Official Presentations and Reports:

Study Commission on Jewish Assets (Commission d'Études des Biens Juifs)Final Report: Evaluations and Conclusions, 12 July 2001 


Study Commission on Jewish Assets (Commission d'Études des Biens Juifs)


The Study Commission on Jewish Assets was created by Royal Decree of 6 July 1997, and subsequently by the Act of 15 January 1999. It was chaired by M. Lucien Buysse. Its aim was to investigate the fate of the Belgian Jewish Community's assets which were plundered, surrendered or abandoned during the Second World War. The Study Commission studied the ways in which looting took place during the Occupation, as well as the measures taken after the war by the Government and the private sector to restore the looted property to its owners or to pay compensation. The population considered in this research were those who were subject to the anti-Jewish policies adopted by the Nazi occupying forces in Belgium. The Study Commission therefore drew up a database containing information on the victims of those policies, regardless of their nationality. The Study Commission submitted a full report to the Belgian Government on 12 July 2001 and was disbanded on 1 October 2001

Final Report: Evaluation and Conclusions

The Commission noted the vulnerability of the Jewish population of Belgium to Nazi persecution. "Opportunities for escape were few and far between". Shortly after the Nazi invasion extensive anti-Jewish measures were put in place which led to the seizure of Jewish property by the Möbelaction, the Einsatzstab Reichsleiter Rosenberg (ERR) and others. The property included real estate, diamonds, enterprises, liquid funds, insurance policies and bank deposits. Artworks were specially targeted.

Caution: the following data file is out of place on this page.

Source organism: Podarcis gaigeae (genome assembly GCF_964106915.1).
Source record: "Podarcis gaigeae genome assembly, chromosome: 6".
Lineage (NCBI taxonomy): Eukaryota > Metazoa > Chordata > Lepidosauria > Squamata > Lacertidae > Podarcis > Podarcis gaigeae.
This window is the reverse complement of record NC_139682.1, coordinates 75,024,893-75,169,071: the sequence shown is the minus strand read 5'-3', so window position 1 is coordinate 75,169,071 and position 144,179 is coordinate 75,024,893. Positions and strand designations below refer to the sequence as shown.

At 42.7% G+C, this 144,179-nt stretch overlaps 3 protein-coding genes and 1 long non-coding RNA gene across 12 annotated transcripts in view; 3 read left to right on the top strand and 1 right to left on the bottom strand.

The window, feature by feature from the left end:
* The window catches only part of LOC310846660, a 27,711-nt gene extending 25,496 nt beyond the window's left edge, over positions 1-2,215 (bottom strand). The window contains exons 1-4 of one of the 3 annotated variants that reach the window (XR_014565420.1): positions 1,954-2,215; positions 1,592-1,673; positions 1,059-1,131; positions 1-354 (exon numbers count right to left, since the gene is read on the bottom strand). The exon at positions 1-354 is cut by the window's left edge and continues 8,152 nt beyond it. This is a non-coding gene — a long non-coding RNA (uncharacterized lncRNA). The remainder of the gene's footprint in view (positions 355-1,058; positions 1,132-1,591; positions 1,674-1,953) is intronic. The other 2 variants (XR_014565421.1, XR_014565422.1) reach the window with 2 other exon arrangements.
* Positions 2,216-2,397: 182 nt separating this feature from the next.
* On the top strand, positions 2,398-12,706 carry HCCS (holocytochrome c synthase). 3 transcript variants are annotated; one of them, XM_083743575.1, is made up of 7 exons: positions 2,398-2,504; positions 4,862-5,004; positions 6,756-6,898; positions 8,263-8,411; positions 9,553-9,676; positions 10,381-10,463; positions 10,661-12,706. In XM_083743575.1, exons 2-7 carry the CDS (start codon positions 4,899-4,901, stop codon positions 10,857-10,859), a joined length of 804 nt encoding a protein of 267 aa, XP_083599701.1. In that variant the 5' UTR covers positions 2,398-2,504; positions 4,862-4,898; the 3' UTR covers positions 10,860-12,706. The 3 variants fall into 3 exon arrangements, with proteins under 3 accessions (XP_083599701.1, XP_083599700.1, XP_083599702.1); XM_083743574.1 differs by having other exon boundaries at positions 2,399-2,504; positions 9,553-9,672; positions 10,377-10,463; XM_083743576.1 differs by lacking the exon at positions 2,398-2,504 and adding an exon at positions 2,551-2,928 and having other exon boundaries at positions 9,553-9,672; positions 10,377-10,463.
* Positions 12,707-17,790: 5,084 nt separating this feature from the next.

After the war restitution was the responsibility of three departments: the Department of the Sequestration of Enemy Goods, the Department of Economic Recovery (DER) and the Department of War Damage. Little attention was paid to the victims of racial persecution. A Decree of 1 October 1947 on the restitution of war damage effectively excluded Jewish victims, and bank accounts, jewellery and artwork did not qualify for restitution.

The recovery of Jewish owned artwork was the responsibility of the DER and their results were "negligible". No system was established to trace the legitimate owners of recovered artworks. "Most of the Jewish [owned] artworks and cultural objects were sold off, with the proceeds going to the Treasury; some of them found their way into museums."

In the course of its work the Commission compiled an extensive bibliography of archival and other literature available, including public and private archives and the General State Archive. The Commission integrated the personal data of victims of the anti-Jewish edicts and information on the victims' belongings into the Mala Zimetbaum Databank (MZDB). The Commission was further assisted by the research project of the Study and Documentation Centre War and Contemporary Society (SOMA) 'Inquiry into the stolen and abandoned possessions of Jews in Belgium during the Nazi period'.

The Commission decided to concentrate its efforts on areas where the possibility existed of tracing unclaimed stolen property. The findings of the Commission enabled the identification of a number of Jewish owned objects and assets. In tracing non-restituted possessions the Commission examined four sources: namely public authorities, the arts and culture sector, insurance companies and financial institutions.